Investing: Why Starting Young Might be a Decision You Thank Yourself for Later

Investing: Why Starting Young Might be a Decision You Thank Yourself for Later

Former VVC Student Reveals His Insider Investing Knowledge

(Pictured above: Amanda Jane Anderson and Sean Andersen)

Investing. For some people just hearing that word can be enough to turn them away. While it’s true that there can be a lot that goes into investing, it’s not as complicated as you may think it is. That being said, it just might be a decision you thank yourself for a few years down the line.

I spoke to a former Victor Valley College (VVC) student Sean Andersen about his success and failures. Andersen is now 28 and has a few different streams of income including investing, music making and producing, and cannabis cultivation. I was able to ask him some questions about his experience as far as investments go, but first let’s set the table with some investing basics.  

When it comes to investing, there are two main types of investments you can make: long-term or short-term. Long-term investing is buying stock or, what’s been very popular lately, cryptocurrency and holding onto it for more than one year with the goal of growing your money. On the other hand, a short-term investment is buying that same stock or amount of cryptocurrency and selling it quickly to make a fast profit. 

There are pros and cons that come with both of these methods. Short-term investing can turn a big profit or a big loss and requires a lot of time spent watching the market and predicting how your investments will rise or fall. 

Long-term investing is simpler in the way that you purchase your investment and then wait anywhere from one to five to even ten years or more before deciding to cash out and walk away with your profit or unfortunately sometimes your loss.

It used to be that you had to go to an investor or be a big wig on Wall Street to make investments, but nowadays it can be as easy as downloading an app onto your phone. 

The apps that I have used to invest and do research are Robinhood, Fidelity, and I am by no means an expert at investing. I have made profit,and I have taken losses as well. Overall, I have made money off of investing, and looking back on it, it was one of the really good decisions I made last year.

One of the great parts about investing is that it doesn’t take a lot of money to get started. You don’t even have to buy entire shares of a stock or an entire coin of cryptocurrency. You can buy fractional shares. 

Fractional shares function the same way as buying a full share or coin. The only difference is that you’re putting in less money so you’re going to make or lose less money in the long run. The other plus side to fractional shares is that you’re able to participate in investing even if you don’t have a lot of money to start with. It can also help you to start getting into the habit of investing.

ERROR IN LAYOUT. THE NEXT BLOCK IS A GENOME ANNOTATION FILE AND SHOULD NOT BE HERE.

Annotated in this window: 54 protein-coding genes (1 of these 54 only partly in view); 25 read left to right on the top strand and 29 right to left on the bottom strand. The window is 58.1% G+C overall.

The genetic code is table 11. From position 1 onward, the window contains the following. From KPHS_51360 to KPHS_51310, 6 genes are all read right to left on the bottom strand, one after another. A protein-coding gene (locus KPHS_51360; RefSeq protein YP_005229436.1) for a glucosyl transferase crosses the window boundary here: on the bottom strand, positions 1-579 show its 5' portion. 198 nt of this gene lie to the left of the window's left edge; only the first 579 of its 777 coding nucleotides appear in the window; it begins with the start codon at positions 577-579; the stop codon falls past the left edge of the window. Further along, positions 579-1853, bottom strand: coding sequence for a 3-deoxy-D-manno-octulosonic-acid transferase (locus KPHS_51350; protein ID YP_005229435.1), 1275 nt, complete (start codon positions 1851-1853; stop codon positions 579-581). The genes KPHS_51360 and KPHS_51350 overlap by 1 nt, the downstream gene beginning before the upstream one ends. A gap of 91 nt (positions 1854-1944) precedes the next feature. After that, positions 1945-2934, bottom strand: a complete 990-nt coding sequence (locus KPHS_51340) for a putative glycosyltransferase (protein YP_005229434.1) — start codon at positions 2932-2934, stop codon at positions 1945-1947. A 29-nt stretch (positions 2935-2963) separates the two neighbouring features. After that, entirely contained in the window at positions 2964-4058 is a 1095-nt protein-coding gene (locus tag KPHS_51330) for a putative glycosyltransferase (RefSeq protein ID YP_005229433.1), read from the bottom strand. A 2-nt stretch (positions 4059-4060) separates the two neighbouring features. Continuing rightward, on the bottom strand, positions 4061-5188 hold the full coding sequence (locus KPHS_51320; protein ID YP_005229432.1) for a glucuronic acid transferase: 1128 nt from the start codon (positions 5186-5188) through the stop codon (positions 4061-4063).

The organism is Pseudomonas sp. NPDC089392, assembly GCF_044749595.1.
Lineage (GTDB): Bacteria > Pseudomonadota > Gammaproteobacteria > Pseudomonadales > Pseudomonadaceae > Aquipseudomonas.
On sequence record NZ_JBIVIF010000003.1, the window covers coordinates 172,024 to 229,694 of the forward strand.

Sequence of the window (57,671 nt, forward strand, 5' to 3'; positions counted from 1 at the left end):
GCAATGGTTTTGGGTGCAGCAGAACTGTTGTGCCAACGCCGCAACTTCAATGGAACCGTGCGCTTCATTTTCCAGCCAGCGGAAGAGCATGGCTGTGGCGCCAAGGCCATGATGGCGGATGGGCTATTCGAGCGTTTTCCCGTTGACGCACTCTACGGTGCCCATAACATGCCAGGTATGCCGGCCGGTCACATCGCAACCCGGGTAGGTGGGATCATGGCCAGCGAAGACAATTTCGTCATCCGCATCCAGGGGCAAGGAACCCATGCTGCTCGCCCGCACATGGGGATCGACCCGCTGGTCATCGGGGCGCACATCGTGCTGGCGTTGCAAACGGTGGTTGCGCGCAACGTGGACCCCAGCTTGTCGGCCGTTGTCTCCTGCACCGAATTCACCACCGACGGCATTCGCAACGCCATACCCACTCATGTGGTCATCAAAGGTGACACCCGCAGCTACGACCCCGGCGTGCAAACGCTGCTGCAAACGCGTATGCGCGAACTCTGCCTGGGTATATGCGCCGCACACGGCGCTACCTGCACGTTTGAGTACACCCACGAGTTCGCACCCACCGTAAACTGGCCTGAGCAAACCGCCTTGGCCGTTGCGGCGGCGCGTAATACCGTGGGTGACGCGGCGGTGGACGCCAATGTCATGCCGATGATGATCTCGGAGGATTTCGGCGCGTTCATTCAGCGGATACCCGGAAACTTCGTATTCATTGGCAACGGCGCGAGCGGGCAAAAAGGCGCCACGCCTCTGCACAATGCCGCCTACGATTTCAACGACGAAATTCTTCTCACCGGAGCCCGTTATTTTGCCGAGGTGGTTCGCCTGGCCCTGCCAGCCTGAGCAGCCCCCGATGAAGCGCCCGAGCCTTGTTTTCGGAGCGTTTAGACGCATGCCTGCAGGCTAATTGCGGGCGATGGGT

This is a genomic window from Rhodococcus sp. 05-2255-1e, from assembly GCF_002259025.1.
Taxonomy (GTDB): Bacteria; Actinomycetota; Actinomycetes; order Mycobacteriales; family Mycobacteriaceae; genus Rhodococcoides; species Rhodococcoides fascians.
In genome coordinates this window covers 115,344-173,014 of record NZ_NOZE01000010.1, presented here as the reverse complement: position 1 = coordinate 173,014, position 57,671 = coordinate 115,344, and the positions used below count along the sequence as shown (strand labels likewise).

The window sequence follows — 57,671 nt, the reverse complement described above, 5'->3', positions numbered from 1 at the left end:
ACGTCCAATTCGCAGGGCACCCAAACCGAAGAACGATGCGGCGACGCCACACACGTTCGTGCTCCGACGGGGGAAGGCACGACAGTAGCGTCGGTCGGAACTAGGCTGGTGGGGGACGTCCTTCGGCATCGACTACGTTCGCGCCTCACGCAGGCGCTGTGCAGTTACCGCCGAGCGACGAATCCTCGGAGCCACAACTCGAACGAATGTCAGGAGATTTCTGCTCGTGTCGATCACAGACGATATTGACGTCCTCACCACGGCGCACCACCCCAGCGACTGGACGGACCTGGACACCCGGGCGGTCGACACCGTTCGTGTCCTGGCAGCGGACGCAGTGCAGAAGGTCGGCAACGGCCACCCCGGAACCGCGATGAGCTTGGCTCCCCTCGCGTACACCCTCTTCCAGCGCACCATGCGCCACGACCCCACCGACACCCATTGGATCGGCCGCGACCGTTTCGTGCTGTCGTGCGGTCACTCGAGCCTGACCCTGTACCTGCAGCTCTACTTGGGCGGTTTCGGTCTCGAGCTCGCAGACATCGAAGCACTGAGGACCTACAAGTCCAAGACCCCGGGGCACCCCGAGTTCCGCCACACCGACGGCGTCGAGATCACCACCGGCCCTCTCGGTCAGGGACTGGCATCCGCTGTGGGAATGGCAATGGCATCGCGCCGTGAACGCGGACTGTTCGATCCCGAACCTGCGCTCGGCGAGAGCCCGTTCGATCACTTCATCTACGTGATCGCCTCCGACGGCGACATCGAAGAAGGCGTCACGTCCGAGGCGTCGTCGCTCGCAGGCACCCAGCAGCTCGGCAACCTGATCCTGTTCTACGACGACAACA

Take for example Sean Andersen’s story, he began investing in 2016..

What made you want to start investing?

“A couple things, stories of Rockefeller, JP Morgan, and a former teacher, Mr. Piercy, who would speak about investing, and seeing it in the news as well. I started with Robinhood in 2016 and bitcoin in 2017. I was working for people who turned $1,000 into $100,000 with bitcoin and Ethereum. This encouraged me to do the same based on the idea that the US government’s money is based on faith which makes it useless.”

Where do you get your investing news?

“My investing news comes from Instagram, Twitter, as well as Coin Market Cap and for stock information I turn to Robinhood and Motley Fool as well.”

What are your long-term goals for your investments?

“My long-term goals with crypto is to have a way to protect my income from inflation as well as make my money work for me.”


“I do not set short term goals, I’m not that type of player with my investments. I plan to keep all of my assets for at least 10 to 20 to 30 years unless something happened that I desperately needed it for.”

If you could go back to when you started investing what would you tell yourself or do?

“If I could go back and tell myself anything, I would tell myself to come up with more of a plan and dedicate money from every paycheck for investing instead of just throwing money at it without research.”

One of the biggest successes Andersen had was from a bitcoin investment he made in April of 2020, which further proves that dedicating a small amount of money to investing now may pay off big later.

“I had $99 that I made from selling music and beats, and I had gotten paid in my Cash App and wanted to transfer it. Walking around Costco I saw that Cash App would let you purchase bitcoin. At the time (April 29th 2020) bitcoin was at $8,000 and I said whatever, I’m just going to go for it. And I left it alone and tried to forget about it. Today that $99 is worth $612. That’s a 618% return.”

Of course, everyone has a different story when it comes to investing. Some hit a home run and some strike out. The point is that if you’re willing to give investing a shot, you may have some fun and make some money as well.

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